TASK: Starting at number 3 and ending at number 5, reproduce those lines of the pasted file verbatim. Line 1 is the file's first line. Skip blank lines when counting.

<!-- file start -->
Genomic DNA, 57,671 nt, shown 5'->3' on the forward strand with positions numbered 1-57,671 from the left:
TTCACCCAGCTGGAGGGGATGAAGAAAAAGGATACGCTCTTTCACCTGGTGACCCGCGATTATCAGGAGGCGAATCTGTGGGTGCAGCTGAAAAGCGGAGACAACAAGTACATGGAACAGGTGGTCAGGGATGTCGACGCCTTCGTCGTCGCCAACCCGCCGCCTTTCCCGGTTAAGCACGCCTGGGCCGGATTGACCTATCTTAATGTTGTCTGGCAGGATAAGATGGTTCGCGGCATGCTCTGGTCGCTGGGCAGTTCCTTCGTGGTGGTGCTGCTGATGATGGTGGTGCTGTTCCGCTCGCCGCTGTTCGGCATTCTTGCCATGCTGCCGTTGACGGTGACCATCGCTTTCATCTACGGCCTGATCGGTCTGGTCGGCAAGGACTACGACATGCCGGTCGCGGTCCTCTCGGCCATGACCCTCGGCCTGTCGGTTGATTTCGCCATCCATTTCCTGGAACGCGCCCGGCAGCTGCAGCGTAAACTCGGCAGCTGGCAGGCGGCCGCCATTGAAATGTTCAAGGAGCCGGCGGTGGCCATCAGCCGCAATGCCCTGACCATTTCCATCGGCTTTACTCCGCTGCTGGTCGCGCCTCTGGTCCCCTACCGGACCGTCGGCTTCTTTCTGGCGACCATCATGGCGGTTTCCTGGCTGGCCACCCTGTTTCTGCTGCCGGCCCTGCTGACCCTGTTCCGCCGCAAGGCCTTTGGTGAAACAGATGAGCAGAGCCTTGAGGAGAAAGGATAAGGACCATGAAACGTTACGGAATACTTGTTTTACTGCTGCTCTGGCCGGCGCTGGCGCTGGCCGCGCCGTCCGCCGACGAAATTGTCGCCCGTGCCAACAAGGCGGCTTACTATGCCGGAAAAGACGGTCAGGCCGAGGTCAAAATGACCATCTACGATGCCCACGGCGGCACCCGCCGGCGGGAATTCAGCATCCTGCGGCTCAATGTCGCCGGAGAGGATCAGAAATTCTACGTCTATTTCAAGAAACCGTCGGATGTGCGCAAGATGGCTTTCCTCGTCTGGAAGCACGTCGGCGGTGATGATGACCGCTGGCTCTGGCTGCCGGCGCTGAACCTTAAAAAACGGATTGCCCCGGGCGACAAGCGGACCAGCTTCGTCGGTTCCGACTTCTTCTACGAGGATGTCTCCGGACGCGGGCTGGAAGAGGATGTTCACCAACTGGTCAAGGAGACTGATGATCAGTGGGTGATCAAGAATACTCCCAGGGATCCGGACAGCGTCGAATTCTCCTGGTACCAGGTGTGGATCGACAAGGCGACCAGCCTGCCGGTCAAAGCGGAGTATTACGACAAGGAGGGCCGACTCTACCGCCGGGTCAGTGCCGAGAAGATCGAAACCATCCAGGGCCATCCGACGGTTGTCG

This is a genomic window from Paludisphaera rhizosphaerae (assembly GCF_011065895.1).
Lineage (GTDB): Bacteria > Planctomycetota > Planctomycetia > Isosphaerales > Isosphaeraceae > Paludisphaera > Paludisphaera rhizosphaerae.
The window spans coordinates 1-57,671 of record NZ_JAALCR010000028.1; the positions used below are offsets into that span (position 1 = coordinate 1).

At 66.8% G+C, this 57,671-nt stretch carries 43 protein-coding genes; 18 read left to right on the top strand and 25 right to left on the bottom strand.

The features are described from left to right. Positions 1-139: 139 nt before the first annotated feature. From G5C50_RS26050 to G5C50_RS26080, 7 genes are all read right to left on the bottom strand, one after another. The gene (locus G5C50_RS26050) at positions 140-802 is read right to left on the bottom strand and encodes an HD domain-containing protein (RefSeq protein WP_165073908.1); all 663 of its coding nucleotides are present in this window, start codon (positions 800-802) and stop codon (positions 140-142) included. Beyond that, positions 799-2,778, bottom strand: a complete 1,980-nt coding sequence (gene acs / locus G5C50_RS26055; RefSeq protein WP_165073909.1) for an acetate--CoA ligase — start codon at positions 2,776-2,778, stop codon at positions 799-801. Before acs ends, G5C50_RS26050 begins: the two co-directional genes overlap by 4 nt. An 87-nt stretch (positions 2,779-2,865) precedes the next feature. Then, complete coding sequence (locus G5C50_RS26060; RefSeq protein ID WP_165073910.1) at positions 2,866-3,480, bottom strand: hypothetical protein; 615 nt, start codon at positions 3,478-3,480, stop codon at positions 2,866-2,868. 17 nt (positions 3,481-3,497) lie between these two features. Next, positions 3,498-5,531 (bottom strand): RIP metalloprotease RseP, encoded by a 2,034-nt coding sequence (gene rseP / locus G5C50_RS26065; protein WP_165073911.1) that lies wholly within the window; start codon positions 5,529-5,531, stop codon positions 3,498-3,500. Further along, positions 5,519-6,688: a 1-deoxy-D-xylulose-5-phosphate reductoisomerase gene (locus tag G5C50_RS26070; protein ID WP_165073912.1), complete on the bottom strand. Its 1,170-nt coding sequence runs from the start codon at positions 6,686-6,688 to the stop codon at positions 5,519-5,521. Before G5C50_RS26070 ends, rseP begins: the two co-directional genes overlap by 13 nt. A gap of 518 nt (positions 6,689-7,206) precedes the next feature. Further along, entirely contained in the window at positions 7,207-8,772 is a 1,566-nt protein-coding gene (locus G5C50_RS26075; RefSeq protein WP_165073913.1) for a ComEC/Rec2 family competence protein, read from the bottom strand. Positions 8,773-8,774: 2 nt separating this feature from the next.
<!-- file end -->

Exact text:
This is a genomic window from Paludisphaera rhizosphaerae (assembly GCF_011065895.1).
Lineage (GTDB): Bacteria > Planctomycetota > Planctomycetia > Isosphaerales > Isosphaeraceae > Paludisphaera > Paludisphaera rhizosphaerae.
The window spans coordinates 1-57,671 of record NZ_JAALCR010000028.1; the positions used below are offsets into that span (position 1 = coordinate 1).